July 20, 1969 – [4:17 pm EDT] Apollo 11 becomes the first manned spacecraft to land on the moon.
Neil Armstrong (commander), Buzz Aldrin (lunar module pilot) and Michael Collins(command module pilot) were the crew.
The Apollo 11 spacecraft consisted of the command module, Columbia, and the lunar module, Eagle.
The first successful moon landing was broadcast on live TV to a worldwide audience and effectively ended the Space Race between America and the USSR. Armstrong and Aldrin landed the lunar module Eagle in the Sea of Tranquility. They were on the surface of the moon for around 21.5 hours
At my newspaper office in Linz it was just after 10 P.M. on this muggy Sunday in July. In the large conference room you could have heard a feather drop. Nobody dared light a lighter, beer bottles were set down on the table with the same quiet care a newborn would have deserved. The only noise came from the five television monitors and the TELEX machines in the next room. Every editor was present and despite the heat we all wore our best ties and coats. We were totally mesmerized by what was happening some 240,000 miles from where we sat: The lunar lander Eagle was about to touch down on the surface of the moon. We had senior editors who had covered the evacuation of concentration camps, had seen world leaders assassinated and were normally too jaded to lift an eyebrow when an aircraft disaster was reported to get off their chairs to fetch the yellow TELEX message. But on this night for some reason every person present seemed to recognize that we were in the presence of something so extraordinary, so truly earth shattering that it almost took our collective breaths away. And then, one by one we all stood in total silence until we heard the famous first words by Neil Armstrong, "The Eagle has landed".
The Eagle has landed: The mission's lunar module, named the Eagle, is pictured on the surface of the moon on the historic day when US astronauts became the first to set foot on the moon in July 1969. The it was named Eagle after the national bird of the United States, the bald eagle

Our Editor-in-Chief Dr. Hermann Polz broke the silence: "We have until tomorrow afternoon to put this paper together, so we might as well enjoy the night, TV and radio will have their time with this first but we have the opportunity to celebrate this event in print if they take off successfully and are on their way home. And now the bar is open".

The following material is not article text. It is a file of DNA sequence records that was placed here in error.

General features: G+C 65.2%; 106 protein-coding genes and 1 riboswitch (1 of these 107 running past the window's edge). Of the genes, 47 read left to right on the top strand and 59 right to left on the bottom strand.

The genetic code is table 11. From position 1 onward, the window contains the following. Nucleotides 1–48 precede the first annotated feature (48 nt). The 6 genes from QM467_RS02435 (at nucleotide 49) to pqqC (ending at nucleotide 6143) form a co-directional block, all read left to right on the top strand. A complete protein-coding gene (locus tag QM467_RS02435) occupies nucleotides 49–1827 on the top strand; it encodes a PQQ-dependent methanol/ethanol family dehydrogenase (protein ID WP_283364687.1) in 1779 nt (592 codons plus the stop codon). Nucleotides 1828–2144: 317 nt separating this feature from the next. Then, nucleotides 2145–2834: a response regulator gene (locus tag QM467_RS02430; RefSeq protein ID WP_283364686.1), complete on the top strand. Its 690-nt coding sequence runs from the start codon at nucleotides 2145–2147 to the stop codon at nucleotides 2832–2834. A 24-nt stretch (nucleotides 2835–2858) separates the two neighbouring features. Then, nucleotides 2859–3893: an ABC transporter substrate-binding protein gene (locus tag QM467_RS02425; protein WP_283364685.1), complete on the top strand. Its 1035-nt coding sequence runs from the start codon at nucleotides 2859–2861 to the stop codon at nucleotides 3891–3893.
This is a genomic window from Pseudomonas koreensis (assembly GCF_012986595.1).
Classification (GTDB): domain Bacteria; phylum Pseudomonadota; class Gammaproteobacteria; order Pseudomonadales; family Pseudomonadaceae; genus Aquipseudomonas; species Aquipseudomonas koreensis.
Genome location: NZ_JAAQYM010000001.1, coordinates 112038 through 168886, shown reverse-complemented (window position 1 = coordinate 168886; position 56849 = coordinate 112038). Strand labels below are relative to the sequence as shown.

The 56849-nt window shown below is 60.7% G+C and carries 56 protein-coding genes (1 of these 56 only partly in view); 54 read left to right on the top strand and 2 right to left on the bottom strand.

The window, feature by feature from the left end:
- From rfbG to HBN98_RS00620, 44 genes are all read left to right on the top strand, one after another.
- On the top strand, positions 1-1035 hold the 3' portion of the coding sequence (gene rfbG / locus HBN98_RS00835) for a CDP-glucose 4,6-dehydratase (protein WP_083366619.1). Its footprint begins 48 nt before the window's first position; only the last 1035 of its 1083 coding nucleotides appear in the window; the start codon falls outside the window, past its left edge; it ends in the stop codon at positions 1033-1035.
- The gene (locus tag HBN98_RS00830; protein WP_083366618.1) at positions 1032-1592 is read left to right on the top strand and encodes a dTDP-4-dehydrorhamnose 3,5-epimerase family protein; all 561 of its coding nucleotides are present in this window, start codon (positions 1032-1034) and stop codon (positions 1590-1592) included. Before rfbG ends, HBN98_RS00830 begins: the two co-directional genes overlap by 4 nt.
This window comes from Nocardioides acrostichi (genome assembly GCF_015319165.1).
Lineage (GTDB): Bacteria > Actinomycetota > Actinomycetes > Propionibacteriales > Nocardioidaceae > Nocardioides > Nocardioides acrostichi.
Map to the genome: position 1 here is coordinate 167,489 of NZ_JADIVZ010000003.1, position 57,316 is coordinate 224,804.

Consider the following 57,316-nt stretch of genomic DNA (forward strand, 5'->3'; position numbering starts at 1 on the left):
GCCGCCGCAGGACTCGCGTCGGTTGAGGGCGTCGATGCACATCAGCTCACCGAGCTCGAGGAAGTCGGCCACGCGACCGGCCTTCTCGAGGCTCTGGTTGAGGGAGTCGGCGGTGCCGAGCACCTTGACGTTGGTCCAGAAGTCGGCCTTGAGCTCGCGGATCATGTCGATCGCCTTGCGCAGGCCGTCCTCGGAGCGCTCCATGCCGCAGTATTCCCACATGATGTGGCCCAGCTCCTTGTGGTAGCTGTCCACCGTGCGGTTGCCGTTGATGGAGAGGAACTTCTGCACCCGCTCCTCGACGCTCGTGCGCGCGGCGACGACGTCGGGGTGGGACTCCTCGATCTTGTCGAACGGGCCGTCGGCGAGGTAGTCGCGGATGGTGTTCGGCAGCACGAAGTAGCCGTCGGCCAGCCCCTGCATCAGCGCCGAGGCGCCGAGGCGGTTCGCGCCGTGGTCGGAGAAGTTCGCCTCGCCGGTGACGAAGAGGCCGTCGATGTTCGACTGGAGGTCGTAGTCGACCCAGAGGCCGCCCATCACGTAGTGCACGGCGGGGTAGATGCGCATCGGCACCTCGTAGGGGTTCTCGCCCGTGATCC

Needless to say, we all partook but we were never far away from the TV screens and almost every member of the editorial staff from all segments, be it culture or sports, local and foreign politics, science and the children's' section remained. Even our 76 year old garden editor, a respected grandmother of eight was seen with a jug of port wine. We were part of something that transcended age and seniority, smoothed out petty past squabbles or inter office jealousies. We were one group of dedicated friends, welded together forever by having been part of something extraordinary. In all my years in Newsrooms in three continents I have never felt something like this again and to this day I am grateful of this opportunity.

Space Shuttle Challenger seconds before she exploded

The only other space event that has left a similar feeling of awe and impotence was on my (Catholic) name day, Jan. 28, 1986. I was typing up a story about a boring town hall meeting in the office of the Norwich Bulletin in Connecticut, when someone in the newsroom yelled "Challenger has exploded". We all congregated around the TV and watched with incredulity as the people in mission control in Houston were grappling with events just a few minutes after the launch. Challenger had flown just over 70 seconds and the smoke was just clearing on the launch pad.
Well, no reason for a history lesion. We all remember this and the tragedy of the Columbia which was the death knell for the shuttle program just as the Paris crash of the Concorde on July 25 2000 ended this program after 40 years.

Related image
Concorde on fire right after takeoff

I admired the Concorde more than any other craft I had seen or experienced in my flying years I had the opportunity to fly on her twice, courtesy of Air France which was generous in allowing returning pilots to "dead-head" back to New York if a seat was available. The pilots even let us see the cockpit which was smaller and more cramped than any of the machines I flew. Yet, it was an old fashioned aircraft in other ways - the instrumentation was analog just like in my planes, everything was laid out elegantly and I believe that any one of us senior pilots could have flown her with minimal training. The select crew that worked the Concorde even did not get paid any more than the pilots who flew the Airbus series. Like most tales in aviation, most is the result of over active imagination by people outside of the industry. Very few pilots ever dated any of our pretty flight attendants, we held no mystery for then, we were just co-workers even if we got paid a little better. There were no secret dalliances just a lot of good friendships some of which lasted a lifetime...

Image result for stewardess clipart

Enough reminiscing for today

Thank you for reading the ramblings of an old guy. I'll try to make it more interesting tomorrow.


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